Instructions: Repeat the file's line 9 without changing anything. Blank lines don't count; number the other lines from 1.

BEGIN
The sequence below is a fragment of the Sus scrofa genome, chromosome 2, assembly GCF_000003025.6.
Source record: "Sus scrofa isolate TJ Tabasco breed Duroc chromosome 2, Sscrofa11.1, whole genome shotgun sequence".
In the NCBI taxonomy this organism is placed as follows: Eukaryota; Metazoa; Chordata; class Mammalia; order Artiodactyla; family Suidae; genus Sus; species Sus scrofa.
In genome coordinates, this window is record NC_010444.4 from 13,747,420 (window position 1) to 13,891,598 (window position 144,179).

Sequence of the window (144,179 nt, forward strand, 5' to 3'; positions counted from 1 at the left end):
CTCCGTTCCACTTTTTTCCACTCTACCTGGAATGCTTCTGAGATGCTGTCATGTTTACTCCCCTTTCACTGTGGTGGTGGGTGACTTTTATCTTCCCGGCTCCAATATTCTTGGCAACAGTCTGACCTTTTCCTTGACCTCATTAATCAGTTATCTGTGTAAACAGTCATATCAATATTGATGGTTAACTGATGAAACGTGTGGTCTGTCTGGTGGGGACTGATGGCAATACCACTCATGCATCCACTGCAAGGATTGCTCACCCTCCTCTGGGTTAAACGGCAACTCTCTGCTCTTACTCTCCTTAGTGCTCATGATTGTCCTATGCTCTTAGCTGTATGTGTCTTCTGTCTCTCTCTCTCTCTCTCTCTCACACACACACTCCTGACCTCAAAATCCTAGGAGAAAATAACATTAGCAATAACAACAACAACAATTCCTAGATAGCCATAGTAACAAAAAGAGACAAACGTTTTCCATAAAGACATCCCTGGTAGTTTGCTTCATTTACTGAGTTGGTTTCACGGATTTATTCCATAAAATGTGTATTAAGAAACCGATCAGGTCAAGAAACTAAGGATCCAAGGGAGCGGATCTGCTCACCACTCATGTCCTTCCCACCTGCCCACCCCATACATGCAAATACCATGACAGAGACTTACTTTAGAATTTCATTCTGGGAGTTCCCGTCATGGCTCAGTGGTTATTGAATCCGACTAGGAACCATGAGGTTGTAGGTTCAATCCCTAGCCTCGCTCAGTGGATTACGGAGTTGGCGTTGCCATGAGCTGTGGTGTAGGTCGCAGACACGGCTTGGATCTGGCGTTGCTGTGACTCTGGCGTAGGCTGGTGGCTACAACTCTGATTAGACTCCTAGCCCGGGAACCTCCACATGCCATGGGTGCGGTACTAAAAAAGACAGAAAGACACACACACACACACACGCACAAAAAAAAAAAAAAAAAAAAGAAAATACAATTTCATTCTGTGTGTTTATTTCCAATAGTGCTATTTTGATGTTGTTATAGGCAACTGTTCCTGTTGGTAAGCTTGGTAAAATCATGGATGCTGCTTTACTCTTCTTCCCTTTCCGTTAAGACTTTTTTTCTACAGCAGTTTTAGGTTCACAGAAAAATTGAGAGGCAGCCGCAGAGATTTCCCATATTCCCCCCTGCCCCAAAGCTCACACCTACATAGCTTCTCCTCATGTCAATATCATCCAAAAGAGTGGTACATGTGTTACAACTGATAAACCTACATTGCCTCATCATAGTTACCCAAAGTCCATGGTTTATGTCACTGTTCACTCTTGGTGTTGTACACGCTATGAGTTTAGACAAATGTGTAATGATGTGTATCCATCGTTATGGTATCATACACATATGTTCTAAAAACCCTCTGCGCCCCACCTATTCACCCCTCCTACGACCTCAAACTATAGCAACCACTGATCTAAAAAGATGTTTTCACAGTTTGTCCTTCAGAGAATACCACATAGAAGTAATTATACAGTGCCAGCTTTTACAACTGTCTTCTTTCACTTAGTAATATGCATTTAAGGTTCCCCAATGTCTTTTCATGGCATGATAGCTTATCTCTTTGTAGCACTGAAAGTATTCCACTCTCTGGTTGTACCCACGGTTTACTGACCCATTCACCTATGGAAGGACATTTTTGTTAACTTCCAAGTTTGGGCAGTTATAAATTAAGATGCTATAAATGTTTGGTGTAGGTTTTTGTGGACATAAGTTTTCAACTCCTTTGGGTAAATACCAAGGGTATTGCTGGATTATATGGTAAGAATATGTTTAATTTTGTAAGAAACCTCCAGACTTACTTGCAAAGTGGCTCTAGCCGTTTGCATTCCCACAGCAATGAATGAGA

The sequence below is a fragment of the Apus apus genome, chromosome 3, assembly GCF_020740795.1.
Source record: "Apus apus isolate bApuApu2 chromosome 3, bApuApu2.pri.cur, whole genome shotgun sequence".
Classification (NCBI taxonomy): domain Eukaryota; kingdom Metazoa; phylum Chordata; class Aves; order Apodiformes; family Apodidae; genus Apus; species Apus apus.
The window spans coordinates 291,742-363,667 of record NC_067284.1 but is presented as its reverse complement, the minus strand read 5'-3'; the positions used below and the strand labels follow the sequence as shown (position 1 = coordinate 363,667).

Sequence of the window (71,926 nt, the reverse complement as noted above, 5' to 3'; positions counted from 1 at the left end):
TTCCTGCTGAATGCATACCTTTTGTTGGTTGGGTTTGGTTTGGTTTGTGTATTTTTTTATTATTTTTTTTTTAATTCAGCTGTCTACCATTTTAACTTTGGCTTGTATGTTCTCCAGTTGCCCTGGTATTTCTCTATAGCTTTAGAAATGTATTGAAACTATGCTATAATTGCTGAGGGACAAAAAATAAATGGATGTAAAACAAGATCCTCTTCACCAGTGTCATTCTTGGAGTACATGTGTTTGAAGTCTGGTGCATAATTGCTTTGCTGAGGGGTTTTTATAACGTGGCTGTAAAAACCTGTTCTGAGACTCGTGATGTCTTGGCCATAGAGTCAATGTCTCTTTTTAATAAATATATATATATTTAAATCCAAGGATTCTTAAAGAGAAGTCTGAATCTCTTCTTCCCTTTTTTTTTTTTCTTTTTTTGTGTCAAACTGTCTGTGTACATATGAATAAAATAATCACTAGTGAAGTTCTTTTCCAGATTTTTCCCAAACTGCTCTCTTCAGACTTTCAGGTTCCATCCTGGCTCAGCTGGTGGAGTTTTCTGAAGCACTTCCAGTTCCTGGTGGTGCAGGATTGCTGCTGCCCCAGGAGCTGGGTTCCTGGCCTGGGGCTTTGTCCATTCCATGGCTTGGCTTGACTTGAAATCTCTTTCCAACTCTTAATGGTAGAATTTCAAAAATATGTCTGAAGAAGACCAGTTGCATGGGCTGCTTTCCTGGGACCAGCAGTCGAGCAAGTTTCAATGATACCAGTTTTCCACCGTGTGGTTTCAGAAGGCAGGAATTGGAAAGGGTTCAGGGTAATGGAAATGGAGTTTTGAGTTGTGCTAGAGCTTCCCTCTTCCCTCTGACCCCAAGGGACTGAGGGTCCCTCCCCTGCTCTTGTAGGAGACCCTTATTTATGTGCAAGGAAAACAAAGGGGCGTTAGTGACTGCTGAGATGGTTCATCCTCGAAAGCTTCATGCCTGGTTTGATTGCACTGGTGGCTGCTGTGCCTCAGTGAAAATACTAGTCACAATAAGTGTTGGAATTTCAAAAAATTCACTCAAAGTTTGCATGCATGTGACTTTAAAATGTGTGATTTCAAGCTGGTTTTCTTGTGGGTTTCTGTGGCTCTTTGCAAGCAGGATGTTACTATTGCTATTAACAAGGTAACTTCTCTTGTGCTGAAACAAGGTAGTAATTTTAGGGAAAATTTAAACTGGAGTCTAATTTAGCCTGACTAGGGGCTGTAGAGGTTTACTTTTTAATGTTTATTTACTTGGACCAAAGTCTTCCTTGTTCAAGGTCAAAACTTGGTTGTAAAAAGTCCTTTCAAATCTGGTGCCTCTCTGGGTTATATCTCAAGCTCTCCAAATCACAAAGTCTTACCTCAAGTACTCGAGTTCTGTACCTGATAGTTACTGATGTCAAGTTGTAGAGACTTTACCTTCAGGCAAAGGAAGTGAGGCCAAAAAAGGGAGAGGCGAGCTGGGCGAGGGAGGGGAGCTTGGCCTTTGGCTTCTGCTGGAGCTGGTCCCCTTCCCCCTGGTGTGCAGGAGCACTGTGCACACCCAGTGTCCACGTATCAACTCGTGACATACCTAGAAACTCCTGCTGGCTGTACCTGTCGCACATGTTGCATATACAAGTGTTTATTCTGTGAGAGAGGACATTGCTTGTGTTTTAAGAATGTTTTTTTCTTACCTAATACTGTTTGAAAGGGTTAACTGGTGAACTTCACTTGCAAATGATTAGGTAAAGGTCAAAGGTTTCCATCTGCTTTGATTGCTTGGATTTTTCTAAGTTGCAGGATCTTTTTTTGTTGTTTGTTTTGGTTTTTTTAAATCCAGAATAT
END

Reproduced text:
Classification (NCBI taxonomy): domain Eukaryota; kingdom Metazoa; phylum Chordata; class Aves; order Apodiformes; family Apodidae; genus Apus; species Apus apus.